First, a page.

Open-Plan Office Applications
Last Update: February 14, 2011
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Open-Plan Office Design

Lighting uniformity, glare control, daylighting and visual comfort are high priorities for office environments. The perception of natural color rendering and appropriate facial modeling contribute to effective worker interactions. Vertical illuminance on wall and partitions enhances the impression of brightness in the environment. The lighting should be interesting without creating distractions such as shadows, high contrast, or sudden changes in light levels.

Each of the following modules shows alternative ‘energy effective’ lighting designs for open-plan offices. These are only a sampling of valid approaches, but each adheres to the following goals for open-plan lighting:

  • The ambient lighting source for the space is separated from the worker-controlled task lighting. This can be accomplished using one luminaire with separate compartments, or by using one luminaire type for ambient light and a local task light at the desk.
  • The ambient lighting should enhance orientation and continuity, unifying the space while still allowing variations in functions and layouts. Ambient lighting should be generally uniform to enable flexibility within open-plan work areas.
  • Circulation aisles within open-plan areas are typically fixed even if workstations change over time, so light levels may be lower in these areas and tailored for the function.
  • Vertical surfaces should be illuminated because they contribute to the occupants’ sense of brightness in the space, and their visual adaptation level.
  • Window brightness should be balanced by light-colored finishes and lighting on the interior-most walls. 
  • Overhead bins and shelves cause harsh shadows that create excessive contrast, so these shadows should be mitigated with local undercabinet lighting or wide-distribution luminaires.
  • Visual interest can be created by enhancing architectural features, focusing on art work, or using decorative luminaires.
  • Local control of task lighting promotes higher worker satisfaction. However, the control of the ambient lighting system should not be given to the individual workers.  Instead, the ambient system should be controlled in large enough zones to create a consistent visual field of light within the room as a whole.
  • Controls should be designed to minimize distraction. The light over one workstation is in the field of view of other workers, and is often providing ambient light for surrounding workstations.  Individual workers’ control of the lighting should be limited to only that portion that affects their own workstation.
  • Low partitions can increase the sense of spaciousness and the occupants’ connection to the windows, as well as utilizing lighting energy more effectively.
  • At the interior perimeter walls of the open-plan space, the luminaires providing ambient light may also provide important vertical illumination on the walls. 
  • Supplemental wall-washing may often be necessary to provide adequate illumination on the interior vertical surfaces.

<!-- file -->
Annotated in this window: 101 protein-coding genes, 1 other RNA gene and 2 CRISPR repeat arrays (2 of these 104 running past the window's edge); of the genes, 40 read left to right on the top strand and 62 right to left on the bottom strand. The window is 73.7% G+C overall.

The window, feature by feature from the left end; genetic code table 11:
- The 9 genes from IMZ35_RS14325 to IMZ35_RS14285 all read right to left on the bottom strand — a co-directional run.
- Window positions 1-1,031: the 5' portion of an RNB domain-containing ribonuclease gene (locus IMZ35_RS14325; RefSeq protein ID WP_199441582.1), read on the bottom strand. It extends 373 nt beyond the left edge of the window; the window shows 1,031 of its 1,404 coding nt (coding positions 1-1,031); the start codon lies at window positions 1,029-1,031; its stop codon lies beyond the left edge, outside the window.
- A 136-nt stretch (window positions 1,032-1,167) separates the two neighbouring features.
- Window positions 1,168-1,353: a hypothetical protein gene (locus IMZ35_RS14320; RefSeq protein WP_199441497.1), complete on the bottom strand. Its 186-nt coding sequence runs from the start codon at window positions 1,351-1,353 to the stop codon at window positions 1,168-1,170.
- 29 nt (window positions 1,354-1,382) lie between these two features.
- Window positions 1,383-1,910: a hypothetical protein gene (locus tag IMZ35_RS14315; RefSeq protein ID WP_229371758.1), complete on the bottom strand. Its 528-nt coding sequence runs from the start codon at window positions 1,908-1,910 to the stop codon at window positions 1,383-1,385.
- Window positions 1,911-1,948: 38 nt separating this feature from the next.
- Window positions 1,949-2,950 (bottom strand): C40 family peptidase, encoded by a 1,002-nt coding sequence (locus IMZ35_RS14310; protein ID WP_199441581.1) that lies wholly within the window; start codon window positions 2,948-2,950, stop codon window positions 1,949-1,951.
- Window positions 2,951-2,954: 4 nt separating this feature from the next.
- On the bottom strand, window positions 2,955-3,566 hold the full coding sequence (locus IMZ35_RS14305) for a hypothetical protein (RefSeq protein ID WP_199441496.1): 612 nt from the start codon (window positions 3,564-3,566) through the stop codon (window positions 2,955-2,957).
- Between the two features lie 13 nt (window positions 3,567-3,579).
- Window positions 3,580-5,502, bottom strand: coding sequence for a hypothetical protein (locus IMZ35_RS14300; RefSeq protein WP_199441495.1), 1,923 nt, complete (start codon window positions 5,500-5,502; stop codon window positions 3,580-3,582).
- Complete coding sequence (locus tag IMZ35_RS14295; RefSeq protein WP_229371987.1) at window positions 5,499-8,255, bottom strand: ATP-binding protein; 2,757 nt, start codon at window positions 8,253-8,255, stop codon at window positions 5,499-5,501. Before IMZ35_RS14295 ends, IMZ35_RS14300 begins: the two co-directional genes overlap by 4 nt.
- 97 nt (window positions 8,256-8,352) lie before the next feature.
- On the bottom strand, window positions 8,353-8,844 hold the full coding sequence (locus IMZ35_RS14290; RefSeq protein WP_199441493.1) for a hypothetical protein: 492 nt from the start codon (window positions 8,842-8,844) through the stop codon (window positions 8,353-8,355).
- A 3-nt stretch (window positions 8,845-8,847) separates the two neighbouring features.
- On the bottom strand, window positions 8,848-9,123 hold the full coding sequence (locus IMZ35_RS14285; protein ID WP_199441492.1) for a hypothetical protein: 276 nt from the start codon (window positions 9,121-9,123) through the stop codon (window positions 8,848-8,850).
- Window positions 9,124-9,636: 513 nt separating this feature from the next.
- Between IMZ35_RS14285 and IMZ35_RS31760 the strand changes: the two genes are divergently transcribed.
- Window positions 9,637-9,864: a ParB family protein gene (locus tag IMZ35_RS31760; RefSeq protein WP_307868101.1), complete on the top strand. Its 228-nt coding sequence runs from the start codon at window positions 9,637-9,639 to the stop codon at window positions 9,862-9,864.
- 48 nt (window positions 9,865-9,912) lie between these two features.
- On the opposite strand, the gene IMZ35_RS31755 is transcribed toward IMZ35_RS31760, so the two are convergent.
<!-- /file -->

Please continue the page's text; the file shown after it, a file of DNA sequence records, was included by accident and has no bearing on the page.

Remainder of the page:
• An educational program should be in place to educate users of the functions and abilities of the lighting control system.

Daylighting

The open-plan areas should be located at the building perimeter to maximize the effectiveness of daylight harvesting. Side lighting (vertical windows) that also provide the occupants with views to the outside are preferred, but top lighting (skylights or clerestories) can be effective for bringing the daylight deep into the interior of buildings. Daylighting from multiple directions generally reduces contrast and increases visual comfort. Proper sun control maximizes the available daylight during times when direct sun is not on the windows, while preventing excessive heat gain and glare. Exterior sun control is more effective from a thermal and energy standpoint as it prevents unwanted heat from entering the building.  If exterior sun control is not present or sufficient, interior blinds or shades should be automated in open-plan areas to enable daylighting by retracting whenever sun control is not required. The ALG Daylighting chapter has a section on shading strategies, look for it in Fenestration Technologies.

Daylight should be utilized as the ambient light source for work and circulation areas and should be supplemented by worker controlled task lights. Consider exterior or interior light shelves to reflect the natural light onto the ceiling and deeper into the space. Electric lighting should be controlled in patterns (zones) that are consistent with the daylight distribution. 
 
Interior Design Considerations for Open-Plan Offices

Not all the energy savings goals can be met by lighting equipment alone. The design of the building envelope and fenestration has the largest impact on lighting energy savings, followed by interior design decisions. The following recommendations will not only decrease energy consumption, but will also lead to higher quality visual environments: 
 

  • The higher the ceilings, the farther the daylight can penetrate into the space, and the more effectively the electric lights can distribute light over partial-height partitions.
  • The lower the workstation partitions, the more efficiently daylight and electric light can be distributed into the space, requiring less energy consumption.
  • To increase daylight penetration and views, all the workstations within 25’ of the windows should be low (48” or less) to give more occupants a connection to the out-of-doors, and to maximize the effectiveness of daylighting.  If taller partitions must be used, they should be oriented perpendicular to the window wall.  Consider clear or translucent panels throughout, but especially for the workstations nearest to the windows.
  • Overhead cabinets not only block ambient light from the ceiling, but create shadows that need additional luminaires and energy to mitigate.